Oct 4th, 2013
Gagging law: Meeting with Chloe Smith & Tom Brake
By 38 Degrees team
Yesterday afternoon I met with Chloe Smith and Tom Brake, two of the ministers pushing through the gagging law. I wasn’t allowed to bring 38 Degrees members with me, and we weren’t allowed to film the event. But I wasn’t totally alone – Alice and Ian from the office team came along, and we were armed with over a hundred questions which 38 Degrees members had asked us to ask the ministers via Facebook.
In the meeting, we took the opportunity to ask questions 38 Degrees members had raised. What is the aim of this law? Why is it being pushed through so quickly? How does it benefit democracy to promote a law which will restrict people’s ability to campaign on the issues they care about?
I’m afraid the responses weren’t reassuring, and in some cases they felt downright dishonest. For example, Tom Brake kept claiming that the law only applied if 38 Degrees was campaigning for people to vote for a particular candidate or party. This is despite the draft law making it clear that the restrictions may apply to a campaign “even though it does not involve any express mention being made of the name of any party” (Clause 26(3)).
When I challenged him on this claim, and highlighted that no independent lawyers seem to agree with his interpretation, he just repeated the accusation that we were being misleading. I pointed out to him that we had shared all the legal advice on which our fears were based and invited him to share his legal advice which made him confident we were wrong. He refused. Maybe he doesn’t have any?
I explained to him that 38 Degrees members were probably more likely to believe the verdict of independent experts than they were the claims of a politician trying to rush a law through Parliament. He didn’t seem to like the suggestion that he might be being dishonest! But it wouldn’t be the first time a politician had been less than straight about their legal advice, would it…
Nor was Tom Brake able to address our concerns about the motivation for drastically cutting spending limits for independent groups. He wasn’t able to explain how a 60% cut was reasonable, he just kept saying that he thought it was reasonable! He couldn’t explain why the government hadn’t consulted the electoral commission before proposing this cut. And both he and Chloe Smith dodged questions about whether or not the electoral commission thought the cuts were a good idea.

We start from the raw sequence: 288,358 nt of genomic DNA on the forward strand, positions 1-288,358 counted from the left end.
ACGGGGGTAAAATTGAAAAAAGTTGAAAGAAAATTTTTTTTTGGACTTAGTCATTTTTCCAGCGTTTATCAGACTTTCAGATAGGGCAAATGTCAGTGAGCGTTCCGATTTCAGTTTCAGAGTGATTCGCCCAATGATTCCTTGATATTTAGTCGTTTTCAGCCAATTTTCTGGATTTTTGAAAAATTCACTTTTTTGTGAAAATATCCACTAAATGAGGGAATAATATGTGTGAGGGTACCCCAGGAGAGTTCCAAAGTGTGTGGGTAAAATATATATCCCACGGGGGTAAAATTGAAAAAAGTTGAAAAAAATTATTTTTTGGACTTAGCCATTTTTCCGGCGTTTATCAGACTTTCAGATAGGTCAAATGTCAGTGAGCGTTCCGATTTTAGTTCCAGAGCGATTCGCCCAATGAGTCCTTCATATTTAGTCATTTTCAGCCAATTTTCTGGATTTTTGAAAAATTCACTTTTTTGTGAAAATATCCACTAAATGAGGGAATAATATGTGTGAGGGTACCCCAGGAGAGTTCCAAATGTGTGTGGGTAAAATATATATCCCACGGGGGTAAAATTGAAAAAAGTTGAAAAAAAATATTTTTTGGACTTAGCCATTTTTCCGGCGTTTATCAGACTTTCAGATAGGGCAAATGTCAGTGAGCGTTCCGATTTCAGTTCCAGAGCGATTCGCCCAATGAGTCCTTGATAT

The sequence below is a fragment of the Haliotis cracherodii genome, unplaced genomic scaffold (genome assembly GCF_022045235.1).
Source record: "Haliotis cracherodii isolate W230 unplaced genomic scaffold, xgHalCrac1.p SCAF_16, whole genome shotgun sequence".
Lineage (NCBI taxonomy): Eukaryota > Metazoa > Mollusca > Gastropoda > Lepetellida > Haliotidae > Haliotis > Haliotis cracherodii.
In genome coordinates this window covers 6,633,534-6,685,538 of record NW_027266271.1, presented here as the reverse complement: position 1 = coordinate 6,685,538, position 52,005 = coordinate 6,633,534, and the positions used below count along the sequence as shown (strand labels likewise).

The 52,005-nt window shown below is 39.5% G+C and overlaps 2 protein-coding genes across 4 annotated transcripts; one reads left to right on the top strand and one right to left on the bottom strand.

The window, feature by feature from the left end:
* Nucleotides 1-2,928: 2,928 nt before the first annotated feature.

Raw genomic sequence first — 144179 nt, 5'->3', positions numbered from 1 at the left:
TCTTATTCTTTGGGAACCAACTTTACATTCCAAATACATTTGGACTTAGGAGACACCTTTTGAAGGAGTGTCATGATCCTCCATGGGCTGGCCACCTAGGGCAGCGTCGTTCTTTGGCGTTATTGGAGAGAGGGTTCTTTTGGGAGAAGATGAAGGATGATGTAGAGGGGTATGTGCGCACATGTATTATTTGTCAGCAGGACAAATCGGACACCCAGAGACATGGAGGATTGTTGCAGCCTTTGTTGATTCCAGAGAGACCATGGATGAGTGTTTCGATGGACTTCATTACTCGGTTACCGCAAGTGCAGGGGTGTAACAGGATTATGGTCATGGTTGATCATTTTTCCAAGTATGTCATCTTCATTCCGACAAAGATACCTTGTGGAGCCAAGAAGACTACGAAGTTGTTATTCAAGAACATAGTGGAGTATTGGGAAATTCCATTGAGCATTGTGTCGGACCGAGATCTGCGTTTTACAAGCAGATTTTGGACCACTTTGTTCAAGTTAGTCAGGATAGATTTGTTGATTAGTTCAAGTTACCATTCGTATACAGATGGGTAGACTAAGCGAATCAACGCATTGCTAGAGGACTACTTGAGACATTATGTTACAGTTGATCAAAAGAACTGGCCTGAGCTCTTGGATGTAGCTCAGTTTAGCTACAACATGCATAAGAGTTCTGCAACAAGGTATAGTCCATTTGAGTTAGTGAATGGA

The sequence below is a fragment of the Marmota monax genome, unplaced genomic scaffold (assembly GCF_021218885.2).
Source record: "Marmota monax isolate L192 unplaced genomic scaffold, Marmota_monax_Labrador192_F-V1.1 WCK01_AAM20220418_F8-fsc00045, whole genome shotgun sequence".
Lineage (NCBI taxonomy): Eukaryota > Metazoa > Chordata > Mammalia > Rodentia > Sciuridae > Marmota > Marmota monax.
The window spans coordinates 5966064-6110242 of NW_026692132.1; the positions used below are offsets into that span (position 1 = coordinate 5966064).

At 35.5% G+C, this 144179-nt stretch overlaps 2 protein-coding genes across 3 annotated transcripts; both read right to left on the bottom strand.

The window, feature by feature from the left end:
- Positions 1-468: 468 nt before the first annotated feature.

Chloe Smith took a back seat for a lot of the meeting, but it was pretty clear from her tone what she though of 38 Degrees. At one point she followed David Cameron in copying Michael Winner and telling us to “calm down”! And when we raised the fact that the government had broken a promise to publish their amendments at least a week before the next vote, her sarcastic reply was to say “welcome to the world of weekend working”.
The government have now published their amendments, and it seems pretty clear that they don’t address our concerns. Sir Stuart Etherington, Chief Executive of the National Council of Voluntary Organisations, sums it up:
“The assurances given by ministers on the floor of the house to ensure that charities will still be able to support specific policies that might also be advocated by political parties have not been met.”
I think it probably is worth 38 Degrees members of staff occasionally going to meetings like this. If nothing else, it stops politicians being able to claim that we refused to meet with them. And not all politicians are as evasive and patronising as Tom brake and Chloe Smith were on this occasion. But overall, it was definitely a pretty depressing experience – and huge reminder of just how dodgy party politics can be. It reinforced to me why independent, people powered groups are so important, and why we need to defeat the government’s attempts to stifle us.
The next big moment for the campaign will be the Rally for Freedom of Speech on Tuesday. Can you come? Register for the Facebook event here